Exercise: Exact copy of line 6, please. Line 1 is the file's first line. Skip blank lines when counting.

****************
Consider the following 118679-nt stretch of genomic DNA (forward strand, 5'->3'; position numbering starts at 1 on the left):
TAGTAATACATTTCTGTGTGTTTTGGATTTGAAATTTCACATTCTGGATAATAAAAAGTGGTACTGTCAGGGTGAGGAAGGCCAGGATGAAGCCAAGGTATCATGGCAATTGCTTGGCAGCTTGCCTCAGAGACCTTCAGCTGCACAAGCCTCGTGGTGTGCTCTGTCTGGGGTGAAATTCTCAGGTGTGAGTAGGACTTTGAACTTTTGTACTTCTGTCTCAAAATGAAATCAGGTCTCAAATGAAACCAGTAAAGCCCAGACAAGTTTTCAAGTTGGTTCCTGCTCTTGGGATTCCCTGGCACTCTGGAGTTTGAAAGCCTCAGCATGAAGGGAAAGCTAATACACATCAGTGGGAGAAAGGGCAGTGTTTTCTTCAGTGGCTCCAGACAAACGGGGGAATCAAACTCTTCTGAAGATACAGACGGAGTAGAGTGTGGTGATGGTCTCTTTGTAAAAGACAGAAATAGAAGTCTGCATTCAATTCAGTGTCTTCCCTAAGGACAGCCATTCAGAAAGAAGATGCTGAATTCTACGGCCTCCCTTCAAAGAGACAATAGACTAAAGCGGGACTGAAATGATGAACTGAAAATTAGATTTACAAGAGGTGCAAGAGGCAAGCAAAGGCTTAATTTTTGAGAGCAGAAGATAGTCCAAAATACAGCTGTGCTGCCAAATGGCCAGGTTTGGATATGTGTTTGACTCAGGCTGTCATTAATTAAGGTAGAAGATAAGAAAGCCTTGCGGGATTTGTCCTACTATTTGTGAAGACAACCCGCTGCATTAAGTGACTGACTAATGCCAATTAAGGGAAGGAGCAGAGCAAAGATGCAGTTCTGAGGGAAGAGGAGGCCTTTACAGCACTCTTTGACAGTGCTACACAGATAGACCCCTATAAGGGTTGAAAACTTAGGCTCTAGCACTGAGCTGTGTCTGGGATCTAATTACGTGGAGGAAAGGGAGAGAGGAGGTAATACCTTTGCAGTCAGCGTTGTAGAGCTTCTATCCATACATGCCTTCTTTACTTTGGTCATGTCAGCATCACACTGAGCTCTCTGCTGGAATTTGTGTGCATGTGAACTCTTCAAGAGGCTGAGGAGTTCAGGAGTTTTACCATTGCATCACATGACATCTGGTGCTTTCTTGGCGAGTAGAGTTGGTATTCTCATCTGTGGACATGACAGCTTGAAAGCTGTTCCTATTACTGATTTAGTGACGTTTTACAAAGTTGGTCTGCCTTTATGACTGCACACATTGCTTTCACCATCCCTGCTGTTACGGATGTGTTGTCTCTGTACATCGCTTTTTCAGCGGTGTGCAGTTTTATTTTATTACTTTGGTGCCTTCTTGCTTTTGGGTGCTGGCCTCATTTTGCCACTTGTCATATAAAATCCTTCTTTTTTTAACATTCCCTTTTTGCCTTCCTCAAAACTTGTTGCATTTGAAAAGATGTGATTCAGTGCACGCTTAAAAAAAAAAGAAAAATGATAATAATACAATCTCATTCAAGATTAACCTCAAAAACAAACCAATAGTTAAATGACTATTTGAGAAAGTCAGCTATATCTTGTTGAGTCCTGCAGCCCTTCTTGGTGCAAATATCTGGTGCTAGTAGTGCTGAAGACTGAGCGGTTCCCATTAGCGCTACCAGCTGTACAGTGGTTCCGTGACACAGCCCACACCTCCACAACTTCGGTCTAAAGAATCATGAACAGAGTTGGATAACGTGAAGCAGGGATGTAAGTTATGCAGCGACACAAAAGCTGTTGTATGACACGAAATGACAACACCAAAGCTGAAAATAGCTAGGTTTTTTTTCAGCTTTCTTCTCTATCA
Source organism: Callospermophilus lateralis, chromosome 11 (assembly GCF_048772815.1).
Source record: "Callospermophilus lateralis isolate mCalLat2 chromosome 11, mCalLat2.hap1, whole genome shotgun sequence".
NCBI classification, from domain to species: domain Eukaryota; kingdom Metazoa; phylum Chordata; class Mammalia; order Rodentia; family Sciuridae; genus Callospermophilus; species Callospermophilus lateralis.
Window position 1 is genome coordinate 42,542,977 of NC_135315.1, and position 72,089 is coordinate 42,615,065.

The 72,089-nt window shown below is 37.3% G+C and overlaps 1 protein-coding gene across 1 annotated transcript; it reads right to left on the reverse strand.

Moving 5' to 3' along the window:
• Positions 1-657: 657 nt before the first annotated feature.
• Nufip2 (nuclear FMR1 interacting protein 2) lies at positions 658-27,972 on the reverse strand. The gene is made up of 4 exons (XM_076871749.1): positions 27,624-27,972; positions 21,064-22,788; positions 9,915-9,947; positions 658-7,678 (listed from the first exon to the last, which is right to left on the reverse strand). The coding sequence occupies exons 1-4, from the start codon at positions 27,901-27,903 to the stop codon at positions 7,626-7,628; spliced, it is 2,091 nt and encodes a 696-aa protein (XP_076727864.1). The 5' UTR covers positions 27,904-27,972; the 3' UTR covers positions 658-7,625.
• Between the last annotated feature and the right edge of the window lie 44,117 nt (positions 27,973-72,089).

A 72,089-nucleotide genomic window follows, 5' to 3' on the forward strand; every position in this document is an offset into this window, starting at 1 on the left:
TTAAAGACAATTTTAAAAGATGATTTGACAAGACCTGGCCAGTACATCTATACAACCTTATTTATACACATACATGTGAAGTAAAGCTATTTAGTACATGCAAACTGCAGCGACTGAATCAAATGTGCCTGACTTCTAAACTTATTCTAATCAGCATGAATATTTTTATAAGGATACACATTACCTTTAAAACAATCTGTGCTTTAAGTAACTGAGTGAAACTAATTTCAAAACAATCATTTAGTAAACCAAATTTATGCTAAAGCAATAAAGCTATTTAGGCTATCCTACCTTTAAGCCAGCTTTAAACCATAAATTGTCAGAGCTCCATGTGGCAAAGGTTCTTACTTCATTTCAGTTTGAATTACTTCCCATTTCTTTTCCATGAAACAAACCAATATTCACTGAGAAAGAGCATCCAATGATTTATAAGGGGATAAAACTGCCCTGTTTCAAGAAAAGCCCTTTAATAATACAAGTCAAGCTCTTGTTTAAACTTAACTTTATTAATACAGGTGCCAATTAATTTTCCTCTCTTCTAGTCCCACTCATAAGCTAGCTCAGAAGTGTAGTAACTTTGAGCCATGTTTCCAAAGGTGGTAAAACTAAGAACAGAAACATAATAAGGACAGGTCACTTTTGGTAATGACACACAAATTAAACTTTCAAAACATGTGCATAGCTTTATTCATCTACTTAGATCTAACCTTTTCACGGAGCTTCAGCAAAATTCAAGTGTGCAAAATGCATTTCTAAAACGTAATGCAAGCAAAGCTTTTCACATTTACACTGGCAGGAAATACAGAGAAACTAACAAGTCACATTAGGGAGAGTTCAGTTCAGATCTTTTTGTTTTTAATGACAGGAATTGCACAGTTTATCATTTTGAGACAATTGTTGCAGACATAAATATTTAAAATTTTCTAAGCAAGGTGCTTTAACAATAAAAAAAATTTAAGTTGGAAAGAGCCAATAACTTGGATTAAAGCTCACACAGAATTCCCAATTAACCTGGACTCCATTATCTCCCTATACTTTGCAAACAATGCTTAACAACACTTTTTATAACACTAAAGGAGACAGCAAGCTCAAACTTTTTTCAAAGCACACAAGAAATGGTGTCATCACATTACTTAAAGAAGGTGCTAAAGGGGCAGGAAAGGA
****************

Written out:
Window position 1 is genome coordinate 42,542,977 of NC_135315.1, and position 72,089 is coordinate 42,615,065.